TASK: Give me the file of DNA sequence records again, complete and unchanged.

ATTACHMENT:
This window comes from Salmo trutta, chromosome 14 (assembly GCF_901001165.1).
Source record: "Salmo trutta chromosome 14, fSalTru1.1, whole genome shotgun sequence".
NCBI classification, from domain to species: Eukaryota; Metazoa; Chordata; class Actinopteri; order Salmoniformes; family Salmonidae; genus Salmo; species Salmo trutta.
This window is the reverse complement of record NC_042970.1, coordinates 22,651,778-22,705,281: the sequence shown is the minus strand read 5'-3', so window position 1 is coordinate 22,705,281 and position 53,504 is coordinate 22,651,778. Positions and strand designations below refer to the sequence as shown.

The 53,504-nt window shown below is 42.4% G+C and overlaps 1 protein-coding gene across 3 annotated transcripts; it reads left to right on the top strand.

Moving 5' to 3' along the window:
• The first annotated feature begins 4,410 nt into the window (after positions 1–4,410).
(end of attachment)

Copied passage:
This window comes from Salmo trutta, chromosome 14 (assembly GCF_901001165.1).
Source record: "Salmo trutta chromosome 14, fSalTru1.1, whole genome shotgun sequence".
NCBI classification, from domain to species: Eukaryota; Metazoa; Chordata; class Actinopteri; order Salmoniformes; family Salmonidae; genus Salmo; species Salmo trutta.
This window is the reverse complement of record NC_042970.1, coordinates 22,651,778-22,705,281: the sequence shown is the minus strand read 5'-3', so window position 1 is coordinate 22,705,281 and position 53,504 is coordinate 22,651,778. Positions and strand designations below refer to the sequence as shown.

The 53,504-nt window shown below is 42.4% G+C and overlaps 1 protein-coding gene across 3 annotated transcripts; it reads left to right on the top strand.

Moving 5' to 3' along the window:
• The first annotated feature begins 4,410 nt into the window (after positions 1–4,410).